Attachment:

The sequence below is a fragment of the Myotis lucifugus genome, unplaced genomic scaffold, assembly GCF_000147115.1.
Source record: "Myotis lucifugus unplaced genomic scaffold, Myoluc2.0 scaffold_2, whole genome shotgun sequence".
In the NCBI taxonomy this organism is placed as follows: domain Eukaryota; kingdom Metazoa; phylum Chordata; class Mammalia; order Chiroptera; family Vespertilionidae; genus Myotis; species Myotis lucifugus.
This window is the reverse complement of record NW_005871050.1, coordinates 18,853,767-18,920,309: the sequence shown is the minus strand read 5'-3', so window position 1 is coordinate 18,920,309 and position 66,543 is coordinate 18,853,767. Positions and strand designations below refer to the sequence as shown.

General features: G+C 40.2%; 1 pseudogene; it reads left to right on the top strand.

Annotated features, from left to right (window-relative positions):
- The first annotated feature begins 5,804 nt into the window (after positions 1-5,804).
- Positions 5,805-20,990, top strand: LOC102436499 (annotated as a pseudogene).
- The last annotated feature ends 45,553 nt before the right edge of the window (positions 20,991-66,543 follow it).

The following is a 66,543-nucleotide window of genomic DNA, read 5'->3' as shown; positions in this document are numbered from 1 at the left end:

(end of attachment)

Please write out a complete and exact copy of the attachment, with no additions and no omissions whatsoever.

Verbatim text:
The sequence below is a fragment of the Myotis lucifugus genome, unplaced genomic scaffold, assembly GCF_000147115.1.
Source record: "Myotis lucifugus unplaced genomic scaffold, Myoluc2.0 scaffold_2, whole genome shotgun sequence".
In the NCBI taxonomy this organism is placed as follows: domain Eukaryota; kingdom Metazoa; phylum Chordata; class Mammalia; order Chiroptera; family Vespertilionidae; genus Myotis; species Myotis lucifugus.
This window is the reverse complement of record NW_005871050.1, coordinates 18,853,767-18,920,309: the sequence shown is the minus strand read 5'-3', so window position 1 is coordinate 18,920,309 and position 66,543 is coordinate 18,853,767. Positions and strand designations below refer to the sequence as shown.

General features: G+C 40.2%; 1 pseudogene; it reads left to right on the top strand.

Annotated features, from left to right (window-relative positions):
- The first annotated feature begins 5,804 nt into the window (after positions 1-5,804).
- Positions 5,805-20,990, top strand: LOC102436499 (annotated as a pseudogene).
- The last annotated feature ends 45,553 nt before the right edge of the window (positions 20,991-66,543 follow it).

The following is a 66,543-nucleotide window of genomic DNA, read 5'->3' as shown; positions in this document are numbered from 1 at the left end: